December 26, 2016
CB Insights found that from 2010 to 2014 the edtech industry saw more than a 503 percent growth in total investment dollars. By 2020, it is estimated to be a $192 billion industry. And there’s a good reason why edtech is in high demand among educators.
The current high school dropout rate is 1.2 million across the country, which clearly indicates the need for better student engagement. What is more staggering is that the quality of the education is also on the decline. According to the the National Assessment of Educational Progress, fewer than 40 percent of high-school grads have mastered reading and math and, in general, are poorly equipped for college and real world life.
Teachers are facing other challenges as well. Those include the lack of prolific teacher education innovations that would help them get accustomed to the classroom changes, cater better to different student segments, and embrace the distant learning technology. Unsurprisingly, 14 percent of new teachers resign by the end of their first year, 33 percent leave within their first 3 years, and almost 50 percent leave by their 5th year.
Here are some opportunities for startups to change the state of education with new solutions.
Bringing Virtual Reality To The Classroom
As Mark Zuckerberg recently commented on the VR advancements:
“You could probably go all the way back to the first books. I bet people said ‘why should you read when you could talk to other people?’ The point of reading is that you can deeply immerse yourself in a person’s perspective. Right? Same thing with newspapers or phones or TVs. Soon it will be VR, I bet.”
There’s a point in that in regards to high school education. After all, we’re already seeing how VR is revolutionizing professional training for doctors, athletes, construction workers, and a number of other industries.
Alchemy VR, for instance, is already creating interactive educational experiences covering varying subjects from the Great Barrier Reef, to the Egyptian Pyramids, to the inside of the human body. In this case, students will be able to explore their learning material in fully immersive environments without any distractions.
After all, in two weeks we tend to remember 90 percent of what we see and do according to the Edgar Dale’s “Cone of Experience” model. According to Visual Teaching Alliance, 65 percent of the world’s population are visual learners and using visual aids in the classroom can improve learning by 400 percent. You can be among the pioneers and harness the market while it’s still untapped,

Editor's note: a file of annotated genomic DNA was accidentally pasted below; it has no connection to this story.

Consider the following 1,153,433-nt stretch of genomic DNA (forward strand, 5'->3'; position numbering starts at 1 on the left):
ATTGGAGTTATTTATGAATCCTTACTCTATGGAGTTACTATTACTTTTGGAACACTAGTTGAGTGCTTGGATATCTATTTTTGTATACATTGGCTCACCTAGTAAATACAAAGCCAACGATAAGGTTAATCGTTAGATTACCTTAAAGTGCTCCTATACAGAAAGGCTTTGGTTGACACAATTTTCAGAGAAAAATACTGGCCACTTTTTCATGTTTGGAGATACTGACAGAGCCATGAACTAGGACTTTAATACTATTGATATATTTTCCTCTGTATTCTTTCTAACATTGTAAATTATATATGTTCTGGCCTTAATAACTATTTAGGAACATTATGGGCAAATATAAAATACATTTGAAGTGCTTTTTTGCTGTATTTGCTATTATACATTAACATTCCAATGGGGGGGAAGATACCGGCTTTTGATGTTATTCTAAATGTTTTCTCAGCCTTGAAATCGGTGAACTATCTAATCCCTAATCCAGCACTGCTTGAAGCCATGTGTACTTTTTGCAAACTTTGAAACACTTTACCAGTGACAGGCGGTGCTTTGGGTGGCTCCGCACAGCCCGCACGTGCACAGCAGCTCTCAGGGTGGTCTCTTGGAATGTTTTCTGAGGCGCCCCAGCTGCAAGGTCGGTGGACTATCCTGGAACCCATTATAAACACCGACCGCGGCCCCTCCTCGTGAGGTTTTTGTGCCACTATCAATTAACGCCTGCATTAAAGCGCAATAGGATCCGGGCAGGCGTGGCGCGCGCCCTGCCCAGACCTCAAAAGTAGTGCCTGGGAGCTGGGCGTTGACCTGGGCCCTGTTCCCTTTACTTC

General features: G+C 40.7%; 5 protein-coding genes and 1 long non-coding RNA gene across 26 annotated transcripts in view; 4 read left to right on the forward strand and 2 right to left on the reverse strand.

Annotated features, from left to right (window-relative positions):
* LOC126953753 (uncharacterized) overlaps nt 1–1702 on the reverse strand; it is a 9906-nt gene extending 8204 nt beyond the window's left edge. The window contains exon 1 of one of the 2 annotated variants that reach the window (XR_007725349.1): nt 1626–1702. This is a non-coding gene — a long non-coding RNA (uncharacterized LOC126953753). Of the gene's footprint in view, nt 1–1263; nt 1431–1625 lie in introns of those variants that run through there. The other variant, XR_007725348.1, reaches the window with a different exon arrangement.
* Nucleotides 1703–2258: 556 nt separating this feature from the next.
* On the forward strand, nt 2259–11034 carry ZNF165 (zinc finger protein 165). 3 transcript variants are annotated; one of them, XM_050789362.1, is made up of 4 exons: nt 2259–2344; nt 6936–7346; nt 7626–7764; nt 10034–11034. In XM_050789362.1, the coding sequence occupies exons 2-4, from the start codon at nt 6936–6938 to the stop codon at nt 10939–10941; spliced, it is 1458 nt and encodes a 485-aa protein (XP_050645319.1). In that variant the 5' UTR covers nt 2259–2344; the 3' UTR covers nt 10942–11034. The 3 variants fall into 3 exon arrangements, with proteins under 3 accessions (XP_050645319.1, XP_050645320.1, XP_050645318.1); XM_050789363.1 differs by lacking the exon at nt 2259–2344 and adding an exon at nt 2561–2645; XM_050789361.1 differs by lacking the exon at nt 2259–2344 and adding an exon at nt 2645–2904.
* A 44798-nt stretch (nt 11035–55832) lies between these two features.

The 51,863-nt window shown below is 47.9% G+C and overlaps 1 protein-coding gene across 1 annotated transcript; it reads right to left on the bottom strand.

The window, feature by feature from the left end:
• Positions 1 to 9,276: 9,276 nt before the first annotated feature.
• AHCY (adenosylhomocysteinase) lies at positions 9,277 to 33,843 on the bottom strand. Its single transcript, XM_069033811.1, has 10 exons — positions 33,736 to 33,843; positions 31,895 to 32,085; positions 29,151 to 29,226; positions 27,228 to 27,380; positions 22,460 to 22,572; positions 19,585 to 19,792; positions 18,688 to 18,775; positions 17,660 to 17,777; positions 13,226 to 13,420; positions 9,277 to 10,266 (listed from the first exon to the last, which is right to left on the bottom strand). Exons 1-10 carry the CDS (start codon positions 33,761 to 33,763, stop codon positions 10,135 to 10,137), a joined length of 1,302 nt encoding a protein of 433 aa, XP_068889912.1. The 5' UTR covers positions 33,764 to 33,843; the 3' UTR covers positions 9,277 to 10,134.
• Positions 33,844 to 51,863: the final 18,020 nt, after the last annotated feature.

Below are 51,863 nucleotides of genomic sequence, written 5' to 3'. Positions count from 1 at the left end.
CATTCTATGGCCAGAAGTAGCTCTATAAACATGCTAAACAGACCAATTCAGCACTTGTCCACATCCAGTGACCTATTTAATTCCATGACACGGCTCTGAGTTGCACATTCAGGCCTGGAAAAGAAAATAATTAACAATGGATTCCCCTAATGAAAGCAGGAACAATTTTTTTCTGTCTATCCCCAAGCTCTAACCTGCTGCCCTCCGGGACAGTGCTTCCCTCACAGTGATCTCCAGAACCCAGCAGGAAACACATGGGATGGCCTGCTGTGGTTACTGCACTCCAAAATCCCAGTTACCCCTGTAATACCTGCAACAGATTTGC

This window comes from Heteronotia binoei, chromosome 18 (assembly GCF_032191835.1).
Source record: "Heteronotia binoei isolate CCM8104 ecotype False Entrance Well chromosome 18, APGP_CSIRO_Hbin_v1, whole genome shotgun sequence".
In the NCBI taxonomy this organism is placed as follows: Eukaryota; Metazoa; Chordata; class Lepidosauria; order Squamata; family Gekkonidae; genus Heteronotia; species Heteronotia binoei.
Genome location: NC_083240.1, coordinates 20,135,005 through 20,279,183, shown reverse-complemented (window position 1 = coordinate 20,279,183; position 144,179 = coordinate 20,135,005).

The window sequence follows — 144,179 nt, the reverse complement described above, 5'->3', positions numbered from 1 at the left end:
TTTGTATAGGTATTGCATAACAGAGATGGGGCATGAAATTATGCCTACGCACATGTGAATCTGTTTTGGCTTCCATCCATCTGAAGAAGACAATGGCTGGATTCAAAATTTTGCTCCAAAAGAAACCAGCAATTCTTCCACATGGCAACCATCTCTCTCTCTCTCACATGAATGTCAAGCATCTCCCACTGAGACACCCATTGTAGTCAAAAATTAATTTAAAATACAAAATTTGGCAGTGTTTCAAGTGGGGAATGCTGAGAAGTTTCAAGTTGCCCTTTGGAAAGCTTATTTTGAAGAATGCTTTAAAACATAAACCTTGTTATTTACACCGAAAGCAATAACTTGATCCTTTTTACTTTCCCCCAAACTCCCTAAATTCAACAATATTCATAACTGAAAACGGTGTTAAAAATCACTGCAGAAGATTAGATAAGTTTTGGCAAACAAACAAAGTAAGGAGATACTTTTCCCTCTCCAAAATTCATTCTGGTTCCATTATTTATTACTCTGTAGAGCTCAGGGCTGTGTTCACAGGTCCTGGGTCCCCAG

Encouraging More Purposeful Movements
While sitting has been named the new smoking of the 2000s and most companies are trying to move-up their staff with walking meetings or standing desks, kids are still expected to patiently sit behind their desk during classes. Not good.
Recent studies from UCLA demonstrate that sustained physical activity increases growth factors and stimulates plasticity in the brain. That means that keeping kids moving improves their capacity for learning and retaining information.
For startups, the opportunities here are plentiful. You can opt to create a series of educational video materials, which blend in moving and learning at the same time like GoNoodle does. You can building a GPS-enabled discovery game that would guide students around the school premises in an interactive discovery quest is another idea to consider. You can even create an app for kinesthetic teaching that would encourage teachers to incorporate more movements in their delivery and guide them on how it’s done right.
Using Biometrics To Create Better Environments For Students
The biometrics industry is already starting to find place among schools for security purposes. For instance, St. Mary’s High School was the first establishment in the US to install facial recognition cameras to monitor and unlock the main entrance only to authorized personnel. Photos of all students, staff and authorized regulars have been uploaded to the system, along with photos of known sex offenders, disgruntled employees and other people whose presence is unwelcome.
The school’s president Michael England mentioned that this is his attempt to improve the school’s reputation as it’s located in a high-criminal neighborhood.
“I hear all the time, ‘That’s a great school, but oh, that neighborhood’. Like all cities, there are pockets of the city that have issues, but we’re not doing it because we have any issues. We believe it’s a very positive step in the right direction,” said England in an interview with St. Louis Today.
Better security isn’t the only way biometrics can be used. IdentiMetrics has developed a new Finger Scanning ID System that is now deployed in schools nationwide. This systems is aimed at improving the school administration efficiency in cafeterias. Students will just need to scan their fingers to get the meal, hence allowing the line to move more quickly. All the scans are recorded and stored in an easy-to-access database to ensure high level of accuracy.
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